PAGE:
Beauty History: When Did Women Start Shaving?

when did women start shaving

If you’ve ever looked up why women started shaving, you’ve likely come across the famous Gillette story. The story goes that during WWII, the Gillette razor company tricked women into thinking they needed to shave to sell more razors. However, don’t let this tall-tale fool you.

While Gillette did play a role in how women handled body hair in the 20th century, the brand wasn’t the sole reason women started shaving. Body hair removal predates the modern era by centuries and has a long and complex history. So, if you’re wondering when women started shaving, here is a complete breakdown of this most ancient grooming practice.

Why Did Women Originally Start Shaving?


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Many people think shaving is a modern beauty regimen. However, it actually has some pretty ancient roots. Cultures all around the world practiced body hair removal for a multitude of religious, moral, and aesthetic reasons.

From Ancient Egyptian honey waxes to modern Gillette commercials, here is how body hair removal changed throughout history and why so many women practiced it.

1. Hair Removal Throughout History

Much like people today, ancient humans thought hairless bodies were the epitome of beauty. In ancient Egypt, both men and women used either heated beeswax or a sugar mixture to remove all the hair on their bodies, including the hair on their heads.

The Greeks thought having pubic hair was ‘barbaric’. So, women would either pluck it with tweezers or singe it off completely. Likewise, the Romans associated hairlessness with high class and wealth. Consequently, it was standard practice for wealthy men and women to use crude depilatory creams, flint, and stones to remove unwanted body hair.

The practice of body hair removal slowed down as the Middle Ages rolled around. While people still removed hair, they didn’t shave their entire bodies. Instead, people mostly focused on removing facial hair.

In the 16th century, Queen Elizabeth I started plucking out her eyebrows and her hairline to make her forehead look larger. The trend quickly caught on and became common practice among many women. In the 17th century, a French doctor created the first razor, which paved the way for Gillette to develop their own line of razors a century later.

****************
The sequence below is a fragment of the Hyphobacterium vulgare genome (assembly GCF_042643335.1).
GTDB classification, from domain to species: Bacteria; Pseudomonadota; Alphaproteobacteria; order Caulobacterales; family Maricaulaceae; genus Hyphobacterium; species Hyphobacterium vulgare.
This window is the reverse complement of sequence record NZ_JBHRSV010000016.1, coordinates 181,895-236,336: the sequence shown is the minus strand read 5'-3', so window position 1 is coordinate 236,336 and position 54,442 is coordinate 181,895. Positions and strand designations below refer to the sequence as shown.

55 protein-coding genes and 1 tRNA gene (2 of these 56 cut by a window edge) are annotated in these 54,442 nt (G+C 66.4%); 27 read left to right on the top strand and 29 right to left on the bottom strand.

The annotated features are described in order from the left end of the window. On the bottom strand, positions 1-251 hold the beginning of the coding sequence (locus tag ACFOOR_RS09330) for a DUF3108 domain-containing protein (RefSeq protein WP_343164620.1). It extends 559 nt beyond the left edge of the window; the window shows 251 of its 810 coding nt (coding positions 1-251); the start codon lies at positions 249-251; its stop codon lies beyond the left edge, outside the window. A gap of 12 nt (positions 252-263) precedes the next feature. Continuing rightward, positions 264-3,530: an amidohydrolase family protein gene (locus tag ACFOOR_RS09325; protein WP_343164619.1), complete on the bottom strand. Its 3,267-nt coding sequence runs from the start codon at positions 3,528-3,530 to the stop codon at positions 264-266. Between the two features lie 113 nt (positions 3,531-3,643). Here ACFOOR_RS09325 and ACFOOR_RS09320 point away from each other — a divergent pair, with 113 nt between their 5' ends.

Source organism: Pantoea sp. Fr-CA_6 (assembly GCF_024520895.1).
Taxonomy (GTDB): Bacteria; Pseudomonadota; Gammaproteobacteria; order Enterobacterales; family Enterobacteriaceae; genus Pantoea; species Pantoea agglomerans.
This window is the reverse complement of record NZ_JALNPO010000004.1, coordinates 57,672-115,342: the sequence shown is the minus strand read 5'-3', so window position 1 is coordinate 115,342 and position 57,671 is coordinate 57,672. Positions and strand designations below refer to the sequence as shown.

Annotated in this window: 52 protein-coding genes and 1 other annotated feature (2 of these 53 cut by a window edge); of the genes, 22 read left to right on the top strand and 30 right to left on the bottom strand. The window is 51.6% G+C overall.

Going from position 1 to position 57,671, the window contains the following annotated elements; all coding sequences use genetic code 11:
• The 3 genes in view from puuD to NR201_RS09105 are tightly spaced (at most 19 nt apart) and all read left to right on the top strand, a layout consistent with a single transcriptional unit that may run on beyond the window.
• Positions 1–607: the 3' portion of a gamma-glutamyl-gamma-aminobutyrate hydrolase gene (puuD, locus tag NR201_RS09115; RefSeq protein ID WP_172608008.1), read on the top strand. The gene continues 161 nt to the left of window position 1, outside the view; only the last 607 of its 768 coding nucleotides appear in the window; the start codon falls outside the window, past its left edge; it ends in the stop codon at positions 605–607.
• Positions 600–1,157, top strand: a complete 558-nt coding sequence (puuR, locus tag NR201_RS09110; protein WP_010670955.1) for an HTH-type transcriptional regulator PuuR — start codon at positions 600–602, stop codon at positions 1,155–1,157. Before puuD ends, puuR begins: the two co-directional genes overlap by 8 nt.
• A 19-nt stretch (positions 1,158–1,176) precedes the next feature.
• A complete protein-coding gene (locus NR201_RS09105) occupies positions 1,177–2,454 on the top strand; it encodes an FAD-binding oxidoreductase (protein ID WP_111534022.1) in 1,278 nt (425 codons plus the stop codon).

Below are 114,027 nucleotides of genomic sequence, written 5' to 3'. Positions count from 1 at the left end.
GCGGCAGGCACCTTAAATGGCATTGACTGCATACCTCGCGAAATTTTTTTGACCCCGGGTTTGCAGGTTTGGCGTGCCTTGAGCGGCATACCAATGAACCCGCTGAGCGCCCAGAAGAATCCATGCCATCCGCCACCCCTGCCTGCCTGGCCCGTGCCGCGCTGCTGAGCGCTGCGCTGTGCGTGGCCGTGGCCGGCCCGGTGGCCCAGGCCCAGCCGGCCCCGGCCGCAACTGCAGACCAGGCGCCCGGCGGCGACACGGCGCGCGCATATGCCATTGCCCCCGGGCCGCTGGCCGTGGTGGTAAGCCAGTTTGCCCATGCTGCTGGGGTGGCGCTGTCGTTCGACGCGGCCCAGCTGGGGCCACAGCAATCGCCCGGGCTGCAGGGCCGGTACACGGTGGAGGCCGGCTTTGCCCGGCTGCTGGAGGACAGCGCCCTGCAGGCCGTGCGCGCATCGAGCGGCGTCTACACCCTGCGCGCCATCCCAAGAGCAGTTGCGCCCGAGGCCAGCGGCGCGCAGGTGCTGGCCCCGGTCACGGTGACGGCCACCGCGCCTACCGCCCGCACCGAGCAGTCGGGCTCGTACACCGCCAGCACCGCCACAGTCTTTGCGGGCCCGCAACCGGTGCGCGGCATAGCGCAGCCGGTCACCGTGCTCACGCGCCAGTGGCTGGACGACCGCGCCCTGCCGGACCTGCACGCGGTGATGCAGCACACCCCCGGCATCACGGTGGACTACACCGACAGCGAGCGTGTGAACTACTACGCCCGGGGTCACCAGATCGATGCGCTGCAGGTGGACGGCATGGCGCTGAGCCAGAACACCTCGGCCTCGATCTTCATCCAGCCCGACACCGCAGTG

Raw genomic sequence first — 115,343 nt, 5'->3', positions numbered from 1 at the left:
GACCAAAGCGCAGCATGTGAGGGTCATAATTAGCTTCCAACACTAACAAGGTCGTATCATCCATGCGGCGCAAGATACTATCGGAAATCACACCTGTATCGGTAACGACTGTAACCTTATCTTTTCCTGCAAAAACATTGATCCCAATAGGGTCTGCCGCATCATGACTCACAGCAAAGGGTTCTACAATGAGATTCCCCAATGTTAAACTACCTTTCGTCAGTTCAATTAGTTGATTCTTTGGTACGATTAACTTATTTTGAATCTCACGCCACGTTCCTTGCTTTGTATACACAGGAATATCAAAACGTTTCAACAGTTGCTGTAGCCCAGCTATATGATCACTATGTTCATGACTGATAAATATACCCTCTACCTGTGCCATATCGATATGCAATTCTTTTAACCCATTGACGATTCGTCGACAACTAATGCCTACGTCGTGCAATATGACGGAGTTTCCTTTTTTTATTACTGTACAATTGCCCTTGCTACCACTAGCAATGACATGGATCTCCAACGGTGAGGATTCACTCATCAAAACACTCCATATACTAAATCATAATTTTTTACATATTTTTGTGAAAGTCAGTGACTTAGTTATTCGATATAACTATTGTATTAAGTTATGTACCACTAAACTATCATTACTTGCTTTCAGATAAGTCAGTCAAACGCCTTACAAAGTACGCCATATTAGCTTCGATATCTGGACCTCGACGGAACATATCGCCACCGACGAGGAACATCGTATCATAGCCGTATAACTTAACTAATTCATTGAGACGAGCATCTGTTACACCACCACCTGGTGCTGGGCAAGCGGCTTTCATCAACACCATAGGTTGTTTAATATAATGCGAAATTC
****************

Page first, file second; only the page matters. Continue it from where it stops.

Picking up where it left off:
Initially, the company marketed the razors to men only since people thought shaving was a masculine activity. However, that all changed in the early 20th century when Gillette decided to shift its marketing to include women as well.

2. Shaving in the Modern Era

The rise of feminism completely revolutionized women’s clothing. Skirts got shorter, and dress sleeves no longer covered up women’s arms. As a result, women were now more exposed, meaning that everyone could see their body hair.

At the same time, the Social Hygiene Movement was on the rise. Progressive activists stressed that shaving was an important part of preventing venereal disease. Likewise, in the 1940s, doctors discovered sex hormones and established a connection between body hair and high levels of testosterone.

Therefore, society started perceiving body hair as manly and unhygienic. Gillette took advantage of public attitudes to start marketing shaving to women as a way to stay feminine and clean. The connection between body hair and cleanliness still persists in the present day.

Nowadays, many activists are pushing back against these outdated norms. Nevertheless, society still has a long way to go before shaving stops being a normal part of a woman’s grooming routine.

When Did Women Start Shaving Different Body Parts?

Start Shaving

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Though women had been removing body hair for centuries, they didn’t start properly shaving with razors until the 1940s. However, even then, it wasn’t standard practice to shave every single body part. The shift toward complete hairlessness was gradual and came about as fashion trends and media evolved.

1. Armpits

Armpit hair was the first to get the ax. Short sleeve dresses became popular in the 1920s, making women more open to the idea of shaving their underarms. Gillette capitalized on changing fashion trends and developed Milady Décolleté, a line of razors made especially for women.

They marketed them using the Great Underarm Campaign, a campaign that explained why women should shave their underarms and why they should use razors to do it.